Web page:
Saturday, July 11, 2015

Bulbs from Seed

Back in the beginning of this year I had shared my thrill of seeing seeds I had collected from bulbs in my garden begin to germinate! (See the posts #3 and Germination!) Here is an update of what are at this time successes, thinking positive thoughts that they will all survive the journey to reach flowering sized plants. I've just recently repotted many of them (both to revitalize them and to cure my nagging curiosity), so below are some photos of the tiny bulbs!

Allium cernuum, seed grown
Two years ago I bought a packet of Botanical Interests seed of Allium cernuum from a local hardware store. The seed had germinated easily, similar to most Alliums, by scattering the seed atop a prepared pot in the fall and left outside. This is the first one to bloom! They open white, and then change color over time. This one is now showing some pink at the edges of the petals.

Allium hollandicum, first year seedling bulbs
A few years ago I had bought about nine bulbs of what is sold as "Allium aflatunense 'Purple Sensation'" (although the correct name of the species is currently accepted to be Allium hollandicum) from a stand of Dutch bulbs in a grocery store. The bulbs did not do well, and only one bloomed. Fortunately, it set some seed! I sowed the seed just the same as I did with Allium cernuum, and this was the result. I've taken these tiny bulbs (which were originally in two pots) and repotted them into a larger pot. Hopefully they will appreciate my efforts!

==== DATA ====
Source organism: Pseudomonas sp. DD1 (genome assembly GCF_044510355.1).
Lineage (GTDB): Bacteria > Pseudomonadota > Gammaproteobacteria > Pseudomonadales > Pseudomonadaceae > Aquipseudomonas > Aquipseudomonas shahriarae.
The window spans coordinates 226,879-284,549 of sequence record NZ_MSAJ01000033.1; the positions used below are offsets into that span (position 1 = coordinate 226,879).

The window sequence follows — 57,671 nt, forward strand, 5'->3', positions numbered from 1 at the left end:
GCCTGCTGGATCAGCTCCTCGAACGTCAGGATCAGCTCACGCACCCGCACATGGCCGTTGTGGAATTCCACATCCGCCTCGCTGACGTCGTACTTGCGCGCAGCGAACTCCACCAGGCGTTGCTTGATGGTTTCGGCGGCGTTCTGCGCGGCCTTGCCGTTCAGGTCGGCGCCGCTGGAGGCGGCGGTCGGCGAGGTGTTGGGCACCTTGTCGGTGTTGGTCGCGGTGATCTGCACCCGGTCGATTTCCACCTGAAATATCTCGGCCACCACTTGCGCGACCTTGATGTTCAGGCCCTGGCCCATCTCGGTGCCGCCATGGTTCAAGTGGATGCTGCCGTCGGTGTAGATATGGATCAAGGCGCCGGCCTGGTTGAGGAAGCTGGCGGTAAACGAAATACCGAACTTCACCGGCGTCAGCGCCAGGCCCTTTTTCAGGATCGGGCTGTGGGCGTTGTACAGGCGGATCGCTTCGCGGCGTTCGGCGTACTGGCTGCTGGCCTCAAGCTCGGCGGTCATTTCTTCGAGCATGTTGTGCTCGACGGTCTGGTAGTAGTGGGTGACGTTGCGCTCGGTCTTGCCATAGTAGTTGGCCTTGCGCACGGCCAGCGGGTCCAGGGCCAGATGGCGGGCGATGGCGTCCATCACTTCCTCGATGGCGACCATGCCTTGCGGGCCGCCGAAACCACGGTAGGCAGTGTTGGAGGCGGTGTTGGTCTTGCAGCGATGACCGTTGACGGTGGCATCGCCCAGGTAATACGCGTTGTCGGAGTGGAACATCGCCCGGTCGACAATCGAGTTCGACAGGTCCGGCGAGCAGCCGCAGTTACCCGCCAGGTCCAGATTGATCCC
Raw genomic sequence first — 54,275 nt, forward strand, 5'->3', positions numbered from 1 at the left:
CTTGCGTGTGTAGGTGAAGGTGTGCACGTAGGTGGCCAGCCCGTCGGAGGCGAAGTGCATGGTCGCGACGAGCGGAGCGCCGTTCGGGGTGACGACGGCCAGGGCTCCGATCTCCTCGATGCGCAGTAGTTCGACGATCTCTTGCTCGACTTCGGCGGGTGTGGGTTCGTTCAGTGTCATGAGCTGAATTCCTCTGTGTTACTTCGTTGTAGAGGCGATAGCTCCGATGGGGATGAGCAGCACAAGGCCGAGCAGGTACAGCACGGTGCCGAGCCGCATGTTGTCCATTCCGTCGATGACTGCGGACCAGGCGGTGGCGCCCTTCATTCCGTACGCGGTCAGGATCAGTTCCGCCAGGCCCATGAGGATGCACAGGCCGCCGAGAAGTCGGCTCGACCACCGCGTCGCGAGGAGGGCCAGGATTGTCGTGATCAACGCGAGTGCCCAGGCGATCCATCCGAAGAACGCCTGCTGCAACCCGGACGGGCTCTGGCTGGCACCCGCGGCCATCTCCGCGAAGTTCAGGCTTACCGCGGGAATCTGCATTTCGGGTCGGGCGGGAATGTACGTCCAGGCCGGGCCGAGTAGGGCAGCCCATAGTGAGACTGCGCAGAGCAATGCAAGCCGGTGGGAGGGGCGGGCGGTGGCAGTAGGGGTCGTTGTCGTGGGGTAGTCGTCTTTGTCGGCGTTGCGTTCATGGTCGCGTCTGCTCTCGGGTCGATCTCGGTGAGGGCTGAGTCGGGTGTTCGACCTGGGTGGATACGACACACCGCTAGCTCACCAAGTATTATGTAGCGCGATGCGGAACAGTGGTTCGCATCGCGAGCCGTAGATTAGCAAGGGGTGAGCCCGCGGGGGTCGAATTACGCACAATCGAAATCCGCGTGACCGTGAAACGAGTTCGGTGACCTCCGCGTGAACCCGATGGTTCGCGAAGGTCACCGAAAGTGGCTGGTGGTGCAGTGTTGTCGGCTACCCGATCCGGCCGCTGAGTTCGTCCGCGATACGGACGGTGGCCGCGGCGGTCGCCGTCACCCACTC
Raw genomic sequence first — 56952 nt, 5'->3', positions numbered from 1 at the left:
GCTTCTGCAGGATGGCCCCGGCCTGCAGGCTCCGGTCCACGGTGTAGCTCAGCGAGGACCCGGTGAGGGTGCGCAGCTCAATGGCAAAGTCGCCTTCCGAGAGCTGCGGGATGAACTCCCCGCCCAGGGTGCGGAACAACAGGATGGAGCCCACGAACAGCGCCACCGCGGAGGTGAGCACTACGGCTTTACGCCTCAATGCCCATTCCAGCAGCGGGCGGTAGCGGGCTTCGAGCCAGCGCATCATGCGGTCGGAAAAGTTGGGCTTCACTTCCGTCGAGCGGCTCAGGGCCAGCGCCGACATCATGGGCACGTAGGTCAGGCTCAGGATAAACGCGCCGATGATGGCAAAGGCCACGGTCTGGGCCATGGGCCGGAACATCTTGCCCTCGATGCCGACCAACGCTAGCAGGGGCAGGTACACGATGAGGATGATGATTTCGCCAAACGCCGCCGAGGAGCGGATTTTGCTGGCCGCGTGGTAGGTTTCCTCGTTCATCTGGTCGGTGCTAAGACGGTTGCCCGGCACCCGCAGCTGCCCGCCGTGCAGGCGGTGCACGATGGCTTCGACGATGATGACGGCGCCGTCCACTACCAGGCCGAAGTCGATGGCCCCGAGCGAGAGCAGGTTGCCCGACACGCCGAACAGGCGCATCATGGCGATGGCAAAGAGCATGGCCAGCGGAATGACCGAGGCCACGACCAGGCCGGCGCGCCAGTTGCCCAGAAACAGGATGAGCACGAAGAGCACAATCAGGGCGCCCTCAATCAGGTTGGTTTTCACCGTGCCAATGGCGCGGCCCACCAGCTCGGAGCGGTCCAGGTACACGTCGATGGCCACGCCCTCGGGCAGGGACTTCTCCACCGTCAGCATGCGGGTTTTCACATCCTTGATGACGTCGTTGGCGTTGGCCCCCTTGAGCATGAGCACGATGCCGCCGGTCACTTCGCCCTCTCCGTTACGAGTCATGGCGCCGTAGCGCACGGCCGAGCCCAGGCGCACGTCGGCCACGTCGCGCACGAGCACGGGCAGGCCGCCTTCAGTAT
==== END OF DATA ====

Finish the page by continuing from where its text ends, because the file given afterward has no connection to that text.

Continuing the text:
Chlorogalum pomeridianum, first year seedling bulbs
For years on my way home from work I had wondered what species the corn-like leaves of these plants were, overjoyed to discover that they were a native bulb! And behold, the first year seedling bulbs of Chlorogalum pomeridianum! The seeds were started much like the Alliums, best germination resulting from surface sowing and leaving outside. The seeds germinated about the same time the plants appeared in the wild.

For me, they are more interesting in leaf than in flower. Though sources claim the flowers open sometime in the afternoon, I have never actually seen them open. Right now, the plants growing alongside the road between Rogue River and Grants Pass (Oregon, where I live) are pretty much finished blooming with seed pods forming. The tall branched inflorescences reach heights of almost four feet.